Labels in Mathematica 3D plots

This is the HTML version of a Mathematica 8 notebook. You can copy and paste the following into a notebook as literal plain text. For the motivation and further discussion of this notebook, see "3D Text Labels" on the main Mathematica graphics page.

label3D

The function label3D takes an arbitrary expression and displays it as a textured 3D rectangle with transparent background. The expression is converted to an image without being evaluated. By default, regions matching the color at the corner of the image are made transparent. Alternatively, you can explicitly specify which color to make transparent by adding the option "TransparentColor" -> White to label3D (instead of White, the color can be anything you like).

label3D[s_, pos_, xVec_, tiltAngle_, opts : OptionsPattern[]] :=
 Module[{ra, width, height, r},
  ra = Rasterize[
        Style[HoldForm[s], FilterRules[{opts}, Options[Style]], Magnification -> 10], 
          Evaluate@Apply[Sequence, FilterRules[{opts}, Options[Rasterize]]], "Image"
       ];
  {width, height} = ImageDimensions[ra];
  r = SetAlphaChannel[ra, With[
     {
      color = Apply[List, 
        ColorConvert[
         "TransparentColor" /. {opts} /. {"TransparentColor" -> 
           Apply[RGBColor, ImageData[ra][[2, 2]]]}, "RGB"]
       ]
      }, Binarize[ra, (Norm[# - color] > .005)&]]
   ];
  Translate[(* // to make lefthand corner pos *)
   Rotate[(*   // around z axis *)
    Rotate[ (* // around y axis *)
     Rotate[(* // tilt around x axis *)
      Scale[ (*// to make width equal |xVec| *)
       {EdgeForm[FrameStyle /. {opts} /. FrameStyle -> None],
        Texture[ImageData@r],
        (* // Texture fills polygon initially in the xz plane *)
        Polygon[{{0, 0, 0}, {width, 0, 0}, {width, 0, height}, {0, 0, height}}, 
         VertexTextureCoordinates -> {{0, 0}, {1, 0}, {1, 1}, {0, 1}}]},
       Norm[xVec]/width, {0, 0, 0}
       ],
      tiltAngle, {1, 0, 0}],(* // x rotation *)
     Arg[Norm[Chop@N[xVec[[1 ;; 2]] + I xVec[[3]]]]], {0, -1, 0}], (* // y rotation *)
    Arg[Chop@N[xVec[[1]] + I xVec[[2]]]], {0, 0, 1}
   ], (* // z rotation *)
   pos]
  ];
SetAttributes[label3D, HoldFirst]

Example and explanations

  1. The first argument is the object to be displayed.
  2. The second argument is the position of the bottom left corner of the label.
  3. The third argument is a vector pointing in the direction along which the baseline of the label should be oriented. The length of this vector is taken as the width of the the label.
  4. The fourth argument is the angle (in radians) by which the label is rotated around its baseline.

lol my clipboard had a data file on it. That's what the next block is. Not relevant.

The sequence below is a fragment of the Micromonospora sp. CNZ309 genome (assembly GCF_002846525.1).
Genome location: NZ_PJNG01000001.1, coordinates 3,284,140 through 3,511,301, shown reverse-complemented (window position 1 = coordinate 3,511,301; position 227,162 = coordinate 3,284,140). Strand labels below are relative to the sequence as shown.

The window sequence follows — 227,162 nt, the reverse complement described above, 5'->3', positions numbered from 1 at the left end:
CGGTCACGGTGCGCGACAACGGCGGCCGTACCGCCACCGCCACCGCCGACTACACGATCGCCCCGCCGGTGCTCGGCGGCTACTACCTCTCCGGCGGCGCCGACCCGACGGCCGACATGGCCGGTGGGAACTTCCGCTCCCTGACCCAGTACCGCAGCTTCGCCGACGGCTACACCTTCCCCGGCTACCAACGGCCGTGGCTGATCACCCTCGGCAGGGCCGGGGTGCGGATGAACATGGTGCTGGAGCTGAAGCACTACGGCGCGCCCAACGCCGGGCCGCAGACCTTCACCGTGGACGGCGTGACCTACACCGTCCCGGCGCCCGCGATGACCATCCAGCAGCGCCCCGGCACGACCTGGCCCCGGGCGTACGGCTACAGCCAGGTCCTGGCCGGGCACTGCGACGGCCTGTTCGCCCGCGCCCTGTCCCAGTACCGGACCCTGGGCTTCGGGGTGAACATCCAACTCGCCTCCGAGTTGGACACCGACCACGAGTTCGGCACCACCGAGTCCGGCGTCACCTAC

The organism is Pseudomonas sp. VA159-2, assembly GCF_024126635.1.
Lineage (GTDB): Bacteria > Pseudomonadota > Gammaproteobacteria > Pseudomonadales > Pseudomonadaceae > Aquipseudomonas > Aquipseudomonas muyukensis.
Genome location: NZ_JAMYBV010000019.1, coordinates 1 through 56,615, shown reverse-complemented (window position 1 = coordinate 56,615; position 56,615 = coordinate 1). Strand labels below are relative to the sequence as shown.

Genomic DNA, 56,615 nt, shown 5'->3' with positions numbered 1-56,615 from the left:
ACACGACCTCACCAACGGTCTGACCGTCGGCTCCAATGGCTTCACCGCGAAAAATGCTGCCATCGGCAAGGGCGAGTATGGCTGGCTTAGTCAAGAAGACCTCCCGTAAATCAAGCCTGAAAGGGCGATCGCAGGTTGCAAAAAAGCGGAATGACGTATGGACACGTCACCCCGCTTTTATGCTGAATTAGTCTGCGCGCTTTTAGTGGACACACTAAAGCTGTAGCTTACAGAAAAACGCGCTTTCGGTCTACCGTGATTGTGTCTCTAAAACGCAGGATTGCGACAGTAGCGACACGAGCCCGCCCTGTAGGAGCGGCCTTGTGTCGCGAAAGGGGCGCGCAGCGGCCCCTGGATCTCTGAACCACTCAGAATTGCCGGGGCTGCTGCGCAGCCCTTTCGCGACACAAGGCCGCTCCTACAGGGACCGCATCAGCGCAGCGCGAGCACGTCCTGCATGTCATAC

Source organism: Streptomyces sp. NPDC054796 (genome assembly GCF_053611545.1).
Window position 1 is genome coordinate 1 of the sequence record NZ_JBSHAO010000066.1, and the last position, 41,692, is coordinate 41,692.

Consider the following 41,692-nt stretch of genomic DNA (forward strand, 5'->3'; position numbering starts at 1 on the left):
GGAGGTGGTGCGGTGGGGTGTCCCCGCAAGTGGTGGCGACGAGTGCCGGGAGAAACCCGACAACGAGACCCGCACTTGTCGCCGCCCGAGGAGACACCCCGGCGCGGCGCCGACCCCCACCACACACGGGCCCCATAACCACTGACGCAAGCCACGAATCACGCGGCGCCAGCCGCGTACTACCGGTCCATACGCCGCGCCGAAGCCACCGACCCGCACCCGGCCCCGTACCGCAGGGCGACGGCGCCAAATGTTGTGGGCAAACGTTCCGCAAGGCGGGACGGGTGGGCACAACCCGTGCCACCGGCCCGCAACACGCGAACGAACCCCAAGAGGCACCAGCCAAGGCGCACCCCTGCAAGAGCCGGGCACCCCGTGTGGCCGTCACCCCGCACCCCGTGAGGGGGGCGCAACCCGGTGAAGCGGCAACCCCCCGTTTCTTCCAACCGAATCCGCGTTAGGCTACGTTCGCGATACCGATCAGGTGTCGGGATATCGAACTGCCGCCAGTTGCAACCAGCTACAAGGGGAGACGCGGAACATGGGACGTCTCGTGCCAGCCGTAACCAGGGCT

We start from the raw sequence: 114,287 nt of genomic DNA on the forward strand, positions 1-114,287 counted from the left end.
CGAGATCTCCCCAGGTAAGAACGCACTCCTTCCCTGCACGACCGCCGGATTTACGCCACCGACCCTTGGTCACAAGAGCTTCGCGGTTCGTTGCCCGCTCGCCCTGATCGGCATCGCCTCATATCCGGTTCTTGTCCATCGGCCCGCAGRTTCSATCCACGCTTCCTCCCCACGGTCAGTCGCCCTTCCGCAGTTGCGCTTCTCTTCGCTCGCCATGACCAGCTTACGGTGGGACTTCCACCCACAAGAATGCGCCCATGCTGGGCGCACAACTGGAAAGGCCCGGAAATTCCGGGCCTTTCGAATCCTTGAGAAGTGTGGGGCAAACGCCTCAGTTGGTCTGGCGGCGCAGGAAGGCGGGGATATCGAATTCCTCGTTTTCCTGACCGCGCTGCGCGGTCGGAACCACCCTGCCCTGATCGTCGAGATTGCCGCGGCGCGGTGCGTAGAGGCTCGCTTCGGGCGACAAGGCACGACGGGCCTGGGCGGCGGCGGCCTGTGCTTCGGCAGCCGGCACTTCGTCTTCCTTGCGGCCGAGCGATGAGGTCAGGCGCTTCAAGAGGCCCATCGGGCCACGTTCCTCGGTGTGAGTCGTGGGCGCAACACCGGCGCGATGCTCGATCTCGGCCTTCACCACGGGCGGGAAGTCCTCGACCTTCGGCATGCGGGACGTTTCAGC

5. The options Magnification (and also ImageSize) determine the resolution of the rasterized label, and also influence the line breaking in wide labels. Without the option FrameStyle, there will be no frame around the label.

Here is a simple example showing the relation to the coordinate axes:

With[{position = {0,0,0}, direction = {1.5, 0, 1.3}, tiltAngle = -.8},
 Graphics3D[
 {
  {Green, Specularity[2], Sphere[{1, 1, 1}, .7]},
  Map[{Apply[RGBColor, #], Arrow[Tube[{{0, 0, 0}, #}]]} &, 
        2 IdentityMatrix[3]
     ],
  {Glow[White],
    label3D["This is a label", 
            position, direction, tiltAngle, 
            FontColor -> Orange, FontSize -> 18, 
            FontFamily -> "Helvetica", 
            FontWeight -> Bold, Magnification -> 4,
            FrameStyle -> Directive[Purple, Thick]
           ]
  }
 }, 
 Boxed -> False, SphericalRegion -> True, Background -> Cyan
 ]
]
    

Note in particular the additional Glow[White] which makes the appearance of the labels independent of the light sources in the plot. I think that's a good way to set your labels apart from the rest of the plot.

Going wild

The following shows several different ways to use this function, combined in one graphic. The example also illustrates different ways of providing style options.

Graphics3D[
{
 Glow[White], 
  label3D[
    \!\(\*SubscriptBox[\(\[PartialD]\), \(x\)]\*SuperscriptBox[\(x\), \(2\)]\), 
    {0, -.6, 0}, {0, 0, 0.5}, π/4, 
    FontColor -> Red
  ], 
  label3D[Evaluate@
    Plot[Sin[x], {x, 0, \[Pi]}, PlotLabel -> "Sine function", 
     BaseStyle -> {FontSize -> 6}], 
    {0, 0, 1}, {0, 1.2, -1.2}, 0
  ], 
  label3D[Evaluate@
    Style[TraditionalForm[
      "-\!\(\*FractionBox[SuperscriptBox[\(\[HBar]\), \(2\)], \(2  \
      m\)]\)\!\(\*FormBox[SuperscriptBox[\(\[PartialD]\), \(2\)],
TraditionalForm]\) \[Psi] + \!\(\*
      StyleBox[\"V\",\nFontSlant\
->\"Italic\"]\) \[Psi] = \[ImaginaryI] \[HBar] \!\(\*FractionBox[\(\[PartialD]\[Psi]\), \
      \(\[PartialD]t\)]\)"
         ], 
        Purple, Bold
    ], 
    {-.5, 0, 0}, {1.5, 0, 0}, 0, 
    FontFamily -> "Times New Roman", Magnification -> 5, 
    FrameStyle -> Directive[Thick, Red]
  ],
  label3D[
    "Some equations", 
    {.7, .7, .5}, {-1, -.7, -.7}, 0, 
    FontColor -> Brown, FontSize -> 14, FontFamily -> "Helvetica", 
    FontWeight -> Bold, Magnification -> 5
  ]
}, Boxed -> False, SphericalRegion -> True, ImageSize -> 500,
Background -> Cyan
]

Above, I have to use Evaluate explicitly when the argument is not supposed to be taken literally, as in the sine function plot and in the framed equation with additional styles applied.


noeckel@uoregon.edu
Last modified: Fri Dec 28 20:39:47 PST 2012